However, community standards are not put in place to satisfy the most permissive sentiments found in the community. Instead, they are guidelines that are designed to make an environment safe for a diverse range of sensibilities. 

If we're talking about individuals and their own families, these questions make sense:

  • Are you a shirt-should-be-required person, or not?
  • Are you a lets-share-nudes person, or not? 
  • Are you a lets-let-teens-have-alcohol person, or not?

In the context of community, however, better questions might be: 

  • Are you a person who is ok following the standard of wearing shirts in restaurants, to respect those around you, regardless of your opinion?
  • Are you a person who can agree to not share nudes on Instagram, regardless of your feelings about sharing nudes, in order to respect the diverse community?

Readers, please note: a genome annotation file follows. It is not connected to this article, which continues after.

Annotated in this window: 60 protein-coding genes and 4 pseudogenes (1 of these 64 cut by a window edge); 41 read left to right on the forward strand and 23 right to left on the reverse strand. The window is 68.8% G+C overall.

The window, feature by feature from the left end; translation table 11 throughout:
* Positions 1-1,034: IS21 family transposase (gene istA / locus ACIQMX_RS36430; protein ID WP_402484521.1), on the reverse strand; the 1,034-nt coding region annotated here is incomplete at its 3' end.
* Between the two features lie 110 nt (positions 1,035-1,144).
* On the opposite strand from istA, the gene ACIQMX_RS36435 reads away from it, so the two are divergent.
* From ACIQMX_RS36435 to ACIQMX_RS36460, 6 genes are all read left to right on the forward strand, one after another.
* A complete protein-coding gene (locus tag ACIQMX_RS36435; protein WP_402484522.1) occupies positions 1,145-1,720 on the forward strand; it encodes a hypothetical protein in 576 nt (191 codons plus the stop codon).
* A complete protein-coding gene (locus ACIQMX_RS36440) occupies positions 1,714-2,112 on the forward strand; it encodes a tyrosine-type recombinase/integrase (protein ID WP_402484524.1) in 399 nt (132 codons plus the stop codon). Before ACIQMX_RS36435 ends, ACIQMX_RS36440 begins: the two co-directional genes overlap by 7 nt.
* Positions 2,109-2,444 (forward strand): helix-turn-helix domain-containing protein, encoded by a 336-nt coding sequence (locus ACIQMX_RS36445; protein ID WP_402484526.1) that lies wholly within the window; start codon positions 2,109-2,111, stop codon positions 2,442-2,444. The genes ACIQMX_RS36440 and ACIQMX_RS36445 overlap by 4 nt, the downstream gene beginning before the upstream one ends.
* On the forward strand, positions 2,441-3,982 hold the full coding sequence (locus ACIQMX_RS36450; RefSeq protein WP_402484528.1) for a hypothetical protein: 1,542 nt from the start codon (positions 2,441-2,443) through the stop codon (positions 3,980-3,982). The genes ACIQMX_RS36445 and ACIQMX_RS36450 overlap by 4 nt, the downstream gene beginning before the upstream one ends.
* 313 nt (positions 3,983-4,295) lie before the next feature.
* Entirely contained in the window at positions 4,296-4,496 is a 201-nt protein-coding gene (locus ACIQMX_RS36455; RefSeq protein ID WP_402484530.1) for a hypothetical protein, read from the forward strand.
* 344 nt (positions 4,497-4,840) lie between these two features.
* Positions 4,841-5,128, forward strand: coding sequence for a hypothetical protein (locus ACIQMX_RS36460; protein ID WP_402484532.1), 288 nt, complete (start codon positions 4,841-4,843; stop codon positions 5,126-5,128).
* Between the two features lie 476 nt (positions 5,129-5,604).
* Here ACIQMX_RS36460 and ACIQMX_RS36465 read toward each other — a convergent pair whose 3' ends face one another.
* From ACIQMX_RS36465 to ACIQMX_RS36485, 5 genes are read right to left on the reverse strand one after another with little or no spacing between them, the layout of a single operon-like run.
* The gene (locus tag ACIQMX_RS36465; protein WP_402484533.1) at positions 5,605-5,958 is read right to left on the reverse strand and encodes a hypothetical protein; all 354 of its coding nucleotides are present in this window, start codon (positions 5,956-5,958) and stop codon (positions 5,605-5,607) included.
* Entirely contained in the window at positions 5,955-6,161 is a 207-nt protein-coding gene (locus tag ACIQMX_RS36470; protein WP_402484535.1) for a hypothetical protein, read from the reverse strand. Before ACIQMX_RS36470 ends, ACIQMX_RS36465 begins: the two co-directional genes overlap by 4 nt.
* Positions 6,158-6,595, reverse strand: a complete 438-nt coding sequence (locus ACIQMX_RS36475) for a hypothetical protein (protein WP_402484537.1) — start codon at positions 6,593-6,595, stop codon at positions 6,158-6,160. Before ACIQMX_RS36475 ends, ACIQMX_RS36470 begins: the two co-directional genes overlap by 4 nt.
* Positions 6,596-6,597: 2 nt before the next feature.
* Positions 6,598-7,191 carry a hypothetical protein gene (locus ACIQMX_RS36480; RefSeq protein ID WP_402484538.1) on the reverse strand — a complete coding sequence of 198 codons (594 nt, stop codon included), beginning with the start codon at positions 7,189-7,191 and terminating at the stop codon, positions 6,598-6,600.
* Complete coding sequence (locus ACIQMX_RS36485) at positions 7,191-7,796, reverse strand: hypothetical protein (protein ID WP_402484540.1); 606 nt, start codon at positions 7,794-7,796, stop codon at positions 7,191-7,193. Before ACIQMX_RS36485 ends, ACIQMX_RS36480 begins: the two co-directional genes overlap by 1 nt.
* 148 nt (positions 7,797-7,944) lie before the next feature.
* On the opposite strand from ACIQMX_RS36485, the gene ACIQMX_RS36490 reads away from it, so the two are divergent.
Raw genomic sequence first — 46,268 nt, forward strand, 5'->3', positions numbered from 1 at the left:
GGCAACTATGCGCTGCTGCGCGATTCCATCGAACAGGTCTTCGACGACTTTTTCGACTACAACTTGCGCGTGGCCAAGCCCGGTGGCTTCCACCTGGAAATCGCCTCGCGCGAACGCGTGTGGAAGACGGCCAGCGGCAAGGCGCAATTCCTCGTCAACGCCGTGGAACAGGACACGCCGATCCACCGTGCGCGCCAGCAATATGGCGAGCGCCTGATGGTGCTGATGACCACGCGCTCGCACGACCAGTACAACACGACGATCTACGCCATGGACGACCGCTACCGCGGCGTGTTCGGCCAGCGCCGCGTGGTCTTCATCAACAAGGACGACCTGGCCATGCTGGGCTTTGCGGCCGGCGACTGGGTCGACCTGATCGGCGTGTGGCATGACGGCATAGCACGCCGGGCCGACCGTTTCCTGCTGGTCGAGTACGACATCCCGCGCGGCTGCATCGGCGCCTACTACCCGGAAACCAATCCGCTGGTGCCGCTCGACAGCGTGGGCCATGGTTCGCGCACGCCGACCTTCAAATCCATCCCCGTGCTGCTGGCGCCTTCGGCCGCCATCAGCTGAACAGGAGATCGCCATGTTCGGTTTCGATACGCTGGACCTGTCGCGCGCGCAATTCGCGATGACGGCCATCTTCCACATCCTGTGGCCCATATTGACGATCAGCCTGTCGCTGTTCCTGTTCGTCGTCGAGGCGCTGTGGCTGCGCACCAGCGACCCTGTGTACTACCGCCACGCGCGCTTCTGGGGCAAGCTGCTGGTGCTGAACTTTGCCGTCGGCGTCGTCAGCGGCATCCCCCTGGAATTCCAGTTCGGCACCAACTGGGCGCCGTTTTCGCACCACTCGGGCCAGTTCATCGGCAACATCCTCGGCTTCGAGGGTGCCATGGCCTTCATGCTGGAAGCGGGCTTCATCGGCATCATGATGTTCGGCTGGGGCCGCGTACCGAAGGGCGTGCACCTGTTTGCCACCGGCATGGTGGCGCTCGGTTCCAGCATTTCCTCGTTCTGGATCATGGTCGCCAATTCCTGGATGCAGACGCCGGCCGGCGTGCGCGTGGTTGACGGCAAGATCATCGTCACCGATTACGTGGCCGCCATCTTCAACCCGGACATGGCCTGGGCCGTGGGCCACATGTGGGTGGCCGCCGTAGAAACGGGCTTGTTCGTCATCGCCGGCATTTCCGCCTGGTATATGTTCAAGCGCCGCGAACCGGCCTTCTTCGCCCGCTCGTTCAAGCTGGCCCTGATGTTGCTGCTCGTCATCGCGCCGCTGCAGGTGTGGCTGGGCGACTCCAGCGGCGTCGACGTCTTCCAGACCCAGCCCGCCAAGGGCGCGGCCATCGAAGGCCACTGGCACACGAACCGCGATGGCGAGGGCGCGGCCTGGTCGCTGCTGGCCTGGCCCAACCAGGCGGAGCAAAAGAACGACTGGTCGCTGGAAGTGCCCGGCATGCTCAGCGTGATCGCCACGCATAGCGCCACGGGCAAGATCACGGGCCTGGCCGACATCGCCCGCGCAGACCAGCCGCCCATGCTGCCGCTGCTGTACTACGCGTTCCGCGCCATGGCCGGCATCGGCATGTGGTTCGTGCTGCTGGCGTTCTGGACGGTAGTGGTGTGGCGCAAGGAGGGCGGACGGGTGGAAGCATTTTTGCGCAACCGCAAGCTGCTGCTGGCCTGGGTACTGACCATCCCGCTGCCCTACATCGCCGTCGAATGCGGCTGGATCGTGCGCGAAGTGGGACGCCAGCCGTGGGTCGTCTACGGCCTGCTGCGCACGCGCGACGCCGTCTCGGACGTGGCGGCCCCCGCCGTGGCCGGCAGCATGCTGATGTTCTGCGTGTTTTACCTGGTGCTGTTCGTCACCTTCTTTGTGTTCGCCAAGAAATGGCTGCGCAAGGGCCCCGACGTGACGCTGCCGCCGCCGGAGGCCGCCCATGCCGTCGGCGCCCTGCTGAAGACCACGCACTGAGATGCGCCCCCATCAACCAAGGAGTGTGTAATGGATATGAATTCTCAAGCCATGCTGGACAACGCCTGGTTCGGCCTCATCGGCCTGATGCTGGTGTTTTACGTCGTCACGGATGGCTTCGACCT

• Are you a person who can agree that we won't give alcohol to kids in our community, regardless of your feelings about giving alcohol to your own kids?

On the subject of hyper-sexualized content in schools:

Are you a person who can respect that, in our diverse community of families, many do not agree with their K-12 children having access to books at school that depict teen hook-up dating or sexual encounters between adults and teens... regardless of whether or not you think these things are ok for you or your child?

What should be done?

OCCIE is committed to doing our part to have a positive impact:

This is a topic that OCCIE will continue to research, analyze, and report on.

We're sharing ideas and solutions for our community to consider. In the coming months, OCCIE will publish new analyses and proposals for policies and systems improvements, as well as suggestions for direct action by citizens to help enact change for the better.